Although the FBI asked recipients of the alert not to share it with anyone, it was leaked to the press. The warning reportedly described a form of malware that rendered computer systems inoperable, as well as destroying data by overwriting it.

The malware had been used in an attack on a U.S. company, the FBI noted, but it did not identify the company.

It’s widely suspected that Sony was the company targeted by the malware.

“The main news story in the FBI advisory is the abrupt shift from theft to destructive vandalism,” said Mike Lloyd, CTO of RedSeal Networks.

In most recently publicized breaches, the main objective has been the stealth of valuable data.

“However, the attack on Sony appears to be quite distinct. While some theft of movie content did occur, the main attack was destructive,” Lloyd told TechNewsWorld.

“The main reason most cyberthieves do not destroy assets is because they cannot make money by doing so,” he explained. “There are evidently other adversaries who do see benefit in that kind of vandalism.”

Breach Diary

  • Dec. 1. FBI issues confidential flash warning to U.S. businesses alerting them of malware that destroys data on systems it infects.
  • Dec. 1. The New York Times reports a group of cybercriminals have been stealing email correspondence from publicly traded healthcare and pharmaceutical companies in order to get a market edge in those industries.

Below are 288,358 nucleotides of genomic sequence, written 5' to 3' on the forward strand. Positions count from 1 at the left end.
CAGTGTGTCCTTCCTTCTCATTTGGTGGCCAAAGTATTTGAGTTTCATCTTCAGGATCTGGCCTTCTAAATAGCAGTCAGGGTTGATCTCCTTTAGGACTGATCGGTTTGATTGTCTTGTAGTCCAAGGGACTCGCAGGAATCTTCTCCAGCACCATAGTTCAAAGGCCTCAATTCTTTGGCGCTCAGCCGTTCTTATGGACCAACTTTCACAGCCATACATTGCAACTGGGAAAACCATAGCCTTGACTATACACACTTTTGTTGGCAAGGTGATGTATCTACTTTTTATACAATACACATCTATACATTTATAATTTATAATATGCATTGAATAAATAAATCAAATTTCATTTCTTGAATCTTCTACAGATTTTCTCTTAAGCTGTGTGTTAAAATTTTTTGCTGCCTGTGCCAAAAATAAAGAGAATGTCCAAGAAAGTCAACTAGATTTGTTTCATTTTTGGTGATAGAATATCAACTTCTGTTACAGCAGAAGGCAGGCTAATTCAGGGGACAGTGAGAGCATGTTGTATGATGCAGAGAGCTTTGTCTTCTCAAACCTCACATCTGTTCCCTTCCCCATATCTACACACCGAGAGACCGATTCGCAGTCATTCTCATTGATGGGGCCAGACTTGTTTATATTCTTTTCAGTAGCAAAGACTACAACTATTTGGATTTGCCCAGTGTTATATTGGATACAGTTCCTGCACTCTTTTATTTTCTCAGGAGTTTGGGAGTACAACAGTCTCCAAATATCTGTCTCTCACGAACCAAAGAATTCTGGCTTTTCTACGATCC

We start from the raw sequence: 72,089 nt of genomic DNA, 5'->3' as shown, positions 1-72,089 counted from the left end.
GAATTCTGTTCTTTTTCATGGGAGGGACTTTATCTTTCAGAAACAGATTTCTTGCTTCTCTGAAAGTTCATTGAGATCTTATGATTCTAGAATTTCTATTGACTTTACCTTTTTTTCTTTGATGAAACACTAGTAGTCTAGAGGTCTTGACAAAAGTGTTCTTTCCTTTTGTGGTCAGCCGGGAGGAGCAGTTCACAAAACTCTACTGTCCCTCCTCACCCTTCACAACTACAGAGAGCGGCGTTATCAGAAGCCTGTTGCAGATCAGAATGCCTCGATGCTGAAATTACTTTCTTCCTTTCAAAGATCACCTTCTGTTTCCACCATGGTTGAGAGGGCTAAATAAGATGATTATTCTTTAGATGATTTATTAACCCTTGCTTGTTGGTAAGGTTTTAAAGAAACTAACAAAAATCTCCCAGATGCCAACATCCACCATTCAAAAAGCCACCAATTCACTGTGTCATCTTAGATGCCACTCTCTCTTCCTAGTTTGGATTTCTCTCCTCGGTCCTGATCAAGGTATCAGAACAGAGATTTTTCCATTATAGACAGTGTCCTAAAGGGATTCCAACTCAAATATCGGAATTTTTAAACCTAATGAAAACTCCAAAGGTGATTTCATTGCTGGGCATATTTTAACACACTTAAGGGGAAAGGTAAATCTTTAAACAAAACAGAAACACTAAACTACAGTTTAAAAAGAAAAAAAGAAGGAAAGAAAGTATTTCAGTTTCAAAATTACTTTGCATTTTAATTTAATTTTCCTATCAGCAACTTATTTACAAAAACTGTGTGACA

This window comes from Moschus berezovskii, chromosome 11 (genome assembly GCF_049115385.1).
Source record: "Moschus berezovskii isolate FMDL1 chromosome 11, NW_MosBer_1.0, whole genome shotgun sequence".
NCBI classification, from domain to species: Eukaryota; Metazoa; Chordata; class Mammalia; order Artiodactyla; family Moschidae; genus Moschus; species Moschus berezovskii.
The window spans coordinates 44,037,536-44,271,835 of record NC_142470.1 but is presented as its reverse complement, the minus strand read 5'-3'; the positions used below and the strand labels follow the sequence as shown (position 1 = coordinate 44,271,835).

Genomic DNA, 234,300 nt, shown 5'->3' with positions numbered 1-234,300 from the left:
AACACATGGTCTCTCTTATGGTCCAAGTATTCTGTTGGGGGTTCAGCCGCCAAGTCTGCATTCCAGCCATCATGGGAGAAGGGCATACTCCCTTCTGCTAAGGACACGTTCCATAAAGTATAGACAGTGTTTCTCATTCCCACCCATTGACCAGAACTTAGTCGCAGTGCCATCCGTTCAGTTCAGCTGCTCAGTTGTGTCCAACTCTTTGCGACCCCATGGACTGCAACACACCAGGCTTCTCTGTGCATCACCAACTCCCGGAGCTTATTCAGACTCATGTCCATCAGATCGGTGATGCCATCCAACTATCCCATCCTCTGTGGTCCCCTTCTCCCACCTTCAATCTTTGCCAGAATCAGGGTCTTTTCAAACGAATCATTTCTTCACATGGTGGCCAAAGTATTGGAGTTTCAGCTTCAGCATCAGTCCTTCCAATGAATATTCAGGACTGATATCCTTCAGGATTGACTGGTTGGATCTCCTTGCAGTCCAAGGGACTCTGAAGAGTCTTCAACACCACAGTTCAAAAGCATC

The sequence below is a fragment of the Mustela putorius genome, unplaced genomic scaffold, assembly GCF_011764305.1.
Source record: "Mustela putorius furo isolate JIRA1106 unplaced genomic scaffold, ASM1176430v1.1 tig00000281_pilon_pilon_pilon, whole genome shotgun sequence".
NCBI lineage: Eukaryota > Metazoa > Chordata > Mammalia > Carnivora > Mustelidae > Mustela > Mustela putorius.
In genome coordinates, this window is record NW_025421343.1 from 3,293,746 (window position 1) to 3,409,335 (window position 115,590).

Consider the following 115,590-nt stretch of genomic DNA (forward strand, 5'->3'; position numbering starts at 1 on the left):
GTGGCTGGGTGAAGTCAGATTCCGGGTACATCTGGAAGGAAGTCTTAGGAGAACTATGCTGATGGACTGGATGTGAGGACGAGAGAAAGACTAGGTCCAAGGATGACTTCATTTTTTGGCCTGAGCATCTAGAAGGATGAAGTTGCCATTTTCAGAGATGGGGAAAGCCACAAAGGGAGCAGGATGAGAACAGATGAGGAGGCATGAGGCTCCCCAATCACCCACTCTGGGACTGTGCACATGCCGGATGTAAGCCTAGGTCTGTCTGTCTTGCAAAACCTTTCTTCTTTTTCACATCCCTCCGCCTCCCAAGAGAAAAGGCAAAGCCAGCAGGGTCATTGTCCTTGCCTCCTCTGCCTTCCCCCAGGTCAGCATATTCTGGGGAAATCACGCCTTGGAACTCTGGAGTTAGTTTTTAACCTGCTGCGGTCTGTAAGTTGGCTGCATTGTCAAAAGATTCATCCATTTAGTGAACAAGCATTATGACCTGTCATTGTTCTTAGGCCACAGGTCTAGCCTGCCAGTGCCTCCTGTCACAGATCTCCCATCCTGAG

• Dec. 2. Federal judge rejects Target’s motion to dismiss lawsuit brought against retailer by banks seeking damages from data breach last year in which some 40 million credit cards were compromised.
  • Dec. 2. Trend Micro reports United States accounted for 30 percent of the point-of-sale malware infections in the world, followed by Taiwan, the Philipines and Italy, each with 6 percent.
  • Dec. 3. American Residuals & Talent, which processes residual payments for actors, discloses data breach that could affect sensitive information of “thousands” of actors. It said breach occurred on Oct. 18 when an intruder accessed its systems for less than two hours.
  • Dec. 3. Google announces new No Captcha reCaptcha scheme that substitutes simple questions for distressed text as a means of screening out robot logins at websites.
  • Dec. 5. Identity Finder discovers 47,000 Social Security numbers of current and former employees of Sony Pictures Entertainment were compromised in Nov. 24 data breach.
  • Dec. 5. Women’s retailer Bebe confirms data breach affecting payment card information for an undisclosed number of customers. Breach occurred during two-and-a-half period in November.

Upcoming Security Events

  • Dec. 16. Dyre Malware Successfully Attacking Banks: Is Your Institution at Risk? 11 a.m. ET. Webinar sponsored by IBM Security Systems. Free with registration.
  • Jan. 19, 2015. B-Sides Columbus. Doctors Hospital West, 5100 W Broad St., Columbus, Ohio. Fee: US$20.
  • March 24-27, 2015. Black Hat Asia 2015. Marina Bay Sands, Singapore. Registration: before Jan. 24, $999; before March 21, $1,200; after March 20, $1,400.
  • April 20-24. RSA USA 2015. Moscone Center, San Francisco. Registration: before March 21, $1,895; after March 20, $2,295; after April 17, $2,595.

John Mello is a freelance technology writer and contributor to Chief Security Officer magazine. You can connect with him on Google+.